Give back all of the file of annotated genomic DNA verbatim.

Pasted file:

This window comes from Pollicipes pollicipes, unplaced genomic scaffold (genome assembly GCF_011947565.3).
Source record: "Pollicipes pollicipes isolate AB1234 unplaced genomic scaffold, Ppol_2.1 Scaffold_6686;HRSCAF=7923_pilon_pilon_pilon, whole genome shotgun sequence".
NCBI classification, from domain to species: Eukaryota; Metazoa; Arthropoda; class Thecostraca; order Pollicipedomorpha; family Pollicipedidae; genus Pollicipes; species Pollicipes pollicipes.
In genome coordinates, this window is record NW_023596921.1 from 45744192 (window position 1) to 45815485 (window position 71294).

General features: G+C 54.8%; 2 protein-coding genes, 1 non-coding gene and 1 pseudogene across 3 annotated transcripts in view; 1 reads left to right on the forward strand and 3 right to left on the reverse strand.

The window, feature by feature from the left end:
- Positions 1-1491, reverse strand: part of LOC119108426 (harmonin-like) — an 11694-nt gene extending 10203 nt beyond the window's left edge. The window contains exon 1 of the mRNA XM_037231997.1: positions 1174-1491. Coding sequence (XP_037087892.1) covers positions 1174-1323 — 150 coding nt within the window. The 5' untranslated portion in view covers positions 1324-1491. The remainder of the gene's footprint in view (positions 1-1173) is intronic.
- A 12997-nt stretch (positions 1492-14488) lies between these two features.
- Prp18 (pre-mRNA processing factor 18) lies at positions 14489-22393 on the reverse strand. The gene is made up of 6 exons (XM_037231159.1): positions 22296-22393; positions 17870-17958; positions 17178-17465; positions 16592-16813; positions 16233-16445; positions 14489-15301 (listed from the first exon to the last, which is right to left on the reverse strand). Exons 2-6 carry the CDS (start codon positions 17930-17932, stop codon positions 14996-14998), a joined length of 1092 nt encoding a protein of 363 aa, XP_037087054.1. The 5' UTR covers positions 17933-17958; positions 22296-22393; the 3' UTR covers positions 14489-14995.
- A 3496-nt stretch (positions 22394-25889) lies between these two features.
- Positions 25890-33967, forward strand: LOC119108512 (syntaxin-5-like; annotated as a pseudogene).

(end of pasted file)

This window comes from Pollicipes pollicipes, unplaced genomic scaffold (genome assembly GCF_011947565.3).
Source record: "Pollicipes pollicipes isolate AB1234 unplaced genomic scaffold, Ppol_2.1 Scaffold_6686;HRSCAF=7923_pilon_pilon_pilon, whole genome shotgun sequence".
NCBI classification, from domain to species: Eukaryota; Metazoa; Arthropoda; class Thecostraca; order Pollicipedomorpha; family Pollicipedidae; genus Pollicipes; species Pollicipes pollicipes.
In genome coordinates, this window is record NW_023596921.1 from 45744192 (window position 1) to 45815485 (window position 71294).

General features: G+C 54.8%; 2 protein-coding genes, 1 non-coding gene and 1 pseudogene across 3 annotated transcripts in view; 1 reads left to right on the forward strand and 3 right to left on the reverse strand.

The window, feature by feature from the left end:
- Positions 1-1491, reverse strand: part of LOC119108426 (harmonin-like) — an 11694-nt gene extending 10203 nt beyond the window's left edge. The window contains exon 1 of the mRNA XM_037231997.1: positions 1174-1491. Coding sequence (XP_037087892.1) covers positions 1174-1323 — 150 coding nt within the window. The 5' untranslated portion in view covers positions 1324-1491. The remainder of the gene's footprint in view (positions 1-1173) is intronic.
- A 12997-nt stretch (positions 1492-14488) lies between these two features.
- Prp18 (pre-mRNA processing factor 18) lies at positions 14489-22393 on the reverse strand. The gene is made up of 6 exons (XM_037231159.1): positions 22296-22393; positions 17870-17958; positions 17178-17465; positions 16592-16813; positions 16233-16445; positions 14489-15301 (listed from the first exon to the last, which is right to left on the reverse strand). Exons 2-6 carry the CDS (start codon positions 17930-17932, stop codon positions 14996-14998), a joined length of 1092 nt encoding a protein of 363 aa, XP_037087054.1. The 5' UTR covers positions 17933-17958; positions 22296-22393; the 3' UTR covers positions 14489-14995.
- A 3496-nt stretch (positions 22394-25889) lies between these two features.
- Positions 25890-33967, forward strand: LOC119108512 (syntaxin-5-like; annotated as a pseudogene).